Thomas Rees, b 4 Jan, 1820, Pembroke, South Wales, md Rebecca Williams 8 Apr, 1841, d 8 Sept, 1892, Wayne County, Utah.
This biography is a story of conversion and of a struggle to come to Utah that took years and cooperation of a faithful son.
Just 8 days before the Royal Astronomical Society was formed in England, heaven sent a choice spirit to earth to experience mortality under the tutelage of Thomas Rees Sr., and Eleanor Furlong, his parents. Thomas was born in humble circumstances and remained poor throughout his life, yet he was rich in spirit.
As Thomas Rees grew into adulthood he was raised in the farming community of Talbenny until he met Rebecca Williams from the neighboring town of Walton West. The two fell in love and were married. They remained in Talbenny on a farm while raising their family, which eventually grew to twelve children. It was difficult to make a living on a farm, so the children had to help their father scratch out their meager living. Thomas Matthew Rees (Brigham Rees’s son) wrote that the children began working the farm from sunrise until sunset when they were 6 years old, so they didn’t have time for school.
The physical description and character of Thomas Rees and Rebecca Williams was given by their grandson, Thomas Parley John:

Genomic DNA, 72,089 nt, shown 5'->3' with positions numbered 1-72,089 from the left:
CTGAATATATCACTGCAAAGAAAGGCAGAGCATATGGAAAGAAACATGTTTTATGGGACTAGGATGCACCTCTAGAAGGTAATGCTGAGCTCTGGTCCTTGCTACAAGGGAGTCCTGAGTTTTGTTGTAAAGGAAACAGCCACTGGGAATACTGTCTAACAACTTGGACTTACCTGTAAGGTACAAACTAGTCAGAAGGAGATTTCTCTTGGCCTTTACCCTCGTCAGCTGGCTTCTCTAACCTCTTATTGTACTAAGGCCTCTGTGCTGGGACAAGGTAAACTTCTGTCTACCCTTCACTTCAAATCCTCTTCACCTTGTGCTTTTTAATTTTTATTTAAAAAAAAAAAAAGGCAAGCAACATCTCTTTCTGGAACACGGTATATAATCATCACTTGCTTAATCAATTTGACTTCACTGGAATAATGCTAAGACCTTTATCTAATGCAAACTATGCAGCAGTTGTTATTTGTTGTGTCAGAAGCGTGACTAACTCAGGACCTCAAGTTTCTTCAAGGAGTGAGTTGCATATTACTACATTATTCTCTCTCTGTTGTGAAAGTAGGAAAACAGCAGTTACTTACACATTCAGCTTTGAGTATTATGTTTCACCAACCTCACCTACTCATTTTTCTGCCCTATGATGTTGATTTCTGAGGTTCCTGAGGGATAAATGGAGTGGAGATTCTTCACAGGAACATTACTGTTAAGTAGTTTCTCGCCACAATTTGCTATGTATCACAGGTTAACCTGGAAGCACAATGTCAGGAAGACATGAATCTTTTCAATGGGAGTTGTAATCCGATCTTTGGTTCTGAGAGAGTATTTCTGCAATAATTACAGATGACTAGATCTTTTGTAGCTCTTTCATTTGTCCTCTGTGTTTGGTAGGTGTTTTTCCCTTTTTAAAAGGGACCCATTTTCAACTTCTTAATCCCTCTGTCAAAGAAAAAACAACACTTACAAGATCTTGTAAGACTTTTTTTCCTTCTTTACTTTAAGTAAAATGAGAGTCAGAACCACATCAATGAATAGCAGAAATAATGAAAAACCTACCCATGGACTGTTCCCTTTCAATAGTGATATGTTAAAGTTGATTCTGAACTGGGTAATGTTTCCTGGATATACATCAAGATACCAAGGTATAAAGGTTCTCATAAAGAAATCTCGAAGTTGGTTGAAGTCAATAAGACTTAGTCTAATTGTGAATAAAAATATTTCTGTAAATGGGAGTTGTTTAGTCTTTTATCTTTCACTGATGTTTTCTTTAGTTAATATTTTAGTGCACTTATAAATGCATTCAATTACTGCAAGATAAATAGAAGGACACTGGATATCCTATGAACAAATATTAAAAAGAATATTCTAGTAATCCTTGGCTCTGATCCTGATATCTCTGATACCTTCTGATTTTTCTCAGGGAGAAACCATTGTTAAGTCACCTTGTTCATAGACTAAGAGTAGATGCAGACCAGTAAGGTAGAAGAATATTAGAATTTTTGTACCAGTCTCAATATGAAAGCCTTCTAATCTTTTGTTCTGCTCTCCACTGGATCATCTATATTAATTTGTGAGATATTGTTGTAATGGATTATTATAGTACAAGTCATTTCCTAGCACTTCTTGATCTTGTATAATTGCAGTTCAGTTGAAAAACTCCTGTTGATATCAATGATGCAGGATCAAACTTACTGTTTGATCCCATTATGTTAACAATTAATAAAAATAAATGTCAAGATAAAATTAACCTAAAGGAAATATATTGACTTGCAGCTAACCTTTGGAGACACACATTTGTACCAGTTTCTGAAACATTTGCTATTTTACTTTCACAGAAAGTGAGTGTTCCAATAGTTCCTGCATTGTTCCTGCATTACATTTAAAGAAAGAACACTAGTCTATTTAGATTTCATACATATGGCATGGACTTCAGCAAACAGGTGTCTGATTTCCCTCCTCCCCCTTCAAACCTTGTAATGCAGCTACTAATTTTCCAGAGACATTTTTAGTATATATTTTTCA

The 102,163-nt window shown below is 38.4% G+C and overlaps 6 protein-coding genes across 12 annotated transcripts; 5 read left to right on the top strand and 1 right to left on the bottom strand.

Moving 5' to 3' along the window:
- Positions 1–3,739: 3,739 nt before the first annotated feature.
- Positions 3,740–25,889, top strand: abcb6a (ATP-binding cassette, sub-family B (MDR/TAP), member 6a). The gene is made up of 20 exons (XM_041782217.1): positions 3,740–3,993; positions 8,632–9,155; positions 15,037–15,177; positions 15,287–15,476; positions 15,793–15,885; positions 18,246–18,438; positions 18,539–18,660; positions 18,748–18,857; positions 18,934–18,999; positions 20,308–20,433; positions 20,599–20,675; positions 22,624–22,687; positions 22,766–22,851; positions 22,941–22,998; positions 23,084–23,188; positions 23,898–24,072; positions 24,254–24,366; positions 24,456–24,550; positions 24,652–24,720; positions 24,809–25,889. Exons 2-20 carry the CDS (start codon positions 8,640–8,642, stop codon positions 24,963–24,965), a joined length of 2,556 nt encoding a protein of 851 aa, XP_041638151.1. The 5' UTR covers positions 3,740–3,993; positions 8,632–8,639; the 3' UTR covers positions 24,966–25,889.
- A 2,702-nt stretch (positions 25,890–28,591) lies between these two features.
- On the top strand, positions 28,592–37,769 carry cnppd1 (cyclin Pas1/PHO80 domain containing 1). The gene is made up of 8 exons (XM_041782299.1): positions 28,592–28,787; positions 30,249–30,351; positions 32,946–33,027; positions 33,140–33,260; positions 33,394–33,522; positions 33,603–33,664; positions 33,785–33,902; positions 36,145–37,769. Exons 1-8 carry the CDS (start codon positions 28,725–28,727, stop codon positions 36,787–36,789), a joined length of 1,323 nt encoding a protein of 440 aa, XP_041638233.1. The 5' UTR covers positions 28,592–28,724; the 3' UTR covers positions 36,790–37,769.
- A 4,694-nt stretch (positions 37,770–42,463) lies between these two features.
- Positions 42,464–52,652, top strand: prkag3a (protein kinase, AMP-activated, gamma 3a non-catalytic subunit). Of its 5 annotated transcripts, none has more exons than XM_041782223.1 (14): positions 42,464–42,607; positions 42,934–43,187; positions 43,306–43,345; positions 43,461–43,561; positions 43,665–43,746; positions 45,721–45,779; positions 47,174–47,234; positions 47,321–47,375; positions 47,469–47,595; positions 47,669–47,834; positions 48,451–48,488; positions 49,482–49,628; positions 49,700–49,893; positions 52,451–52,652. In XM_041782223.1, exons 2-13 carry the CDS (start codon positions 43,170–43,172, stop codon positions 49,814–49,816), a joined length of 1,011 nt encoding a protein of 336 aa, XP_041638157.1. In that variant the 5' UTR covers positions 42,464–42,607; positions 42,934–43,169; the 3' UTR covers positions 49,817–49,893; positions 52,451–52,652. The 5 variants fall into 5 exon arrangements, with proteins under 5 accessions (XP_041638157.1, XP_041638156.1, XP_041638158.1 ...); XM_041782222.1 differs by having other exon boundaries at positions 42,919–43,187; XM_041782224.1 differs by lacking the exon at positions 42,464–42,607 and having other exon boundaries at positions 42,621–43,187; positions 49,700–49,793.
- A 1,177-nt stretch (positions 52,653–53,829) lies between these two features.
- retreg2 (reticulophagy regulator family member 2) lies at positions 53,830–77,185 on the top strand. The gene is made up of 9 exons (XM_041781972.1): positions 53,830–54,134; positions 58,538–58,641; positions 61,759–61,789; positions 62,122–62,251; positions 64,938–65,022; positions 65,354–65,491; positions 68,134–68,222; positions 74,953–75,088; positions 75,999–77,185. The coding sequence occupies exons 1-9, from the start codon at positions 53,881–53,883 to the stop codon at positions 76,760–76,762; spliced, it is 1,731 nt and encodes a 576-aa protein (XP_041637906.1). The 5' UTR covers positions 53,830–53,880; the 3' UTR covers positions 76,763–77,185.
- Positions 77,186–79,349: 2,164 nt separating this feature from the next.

“Grandfather was a fine looking man. I have heard it said that he was six feet , two inches in his stocking feet. No one had a better friend than grandfather Rees was. When he was a young man in the old country, he was mowing hay with a scythe and in going from one field to another with the scythe over his shoulder, fell and cut his back. From this time until the day he died he walked bent over, using two walking sticks…Grandmother was a rather small woman not so short but quite thin. She loved her bible and knew its contents well. Her patients [patience] was much more limited than grandfather’s. She made the best biscuits and butter that I have ever tasted.”
The twelve children of Thomas and Rebecca were Mary b 15 Sep, 1841, Rebecca b 11 Dec, 1842, Elizabeth, b June 1844, Betsey, b 25 Mar, 1845, Brigham, b 9 Apr, 1851, Heber, b 1852-3, Ellen, b, 22 June, 1854, Noah, 14 Aug, 1857, Margaret, b 15 Nov, 1859, Lettice, b 29 Dec, 1860, and Thomas Parley, b 2 June 1864. The family struggled to maintain a living on the farm, which was referred to as the “North Crocket Farm”. In 1865, Thomas sent Brigham (then 14 yrs old) to the home of a stone mason so he could learn to cut and lay stones because he wanted Brigham to have a better life than he. This would later prove a great blessing for the entire family.
Thomas didn’t believe in the teachings of the church that was forced upon them by England when they conquered Wales, but he had a strong belief in God. He believed that God had saved his life when he had fallen on the scythe because he was bleeding profusely until he prayed, and the bleeding stopped after the prayer. This probably set the stage for his conversion to the Church of Jesus Christ of Latter-day Saints. When the missionaries came, he and his family readily accepted the gospel.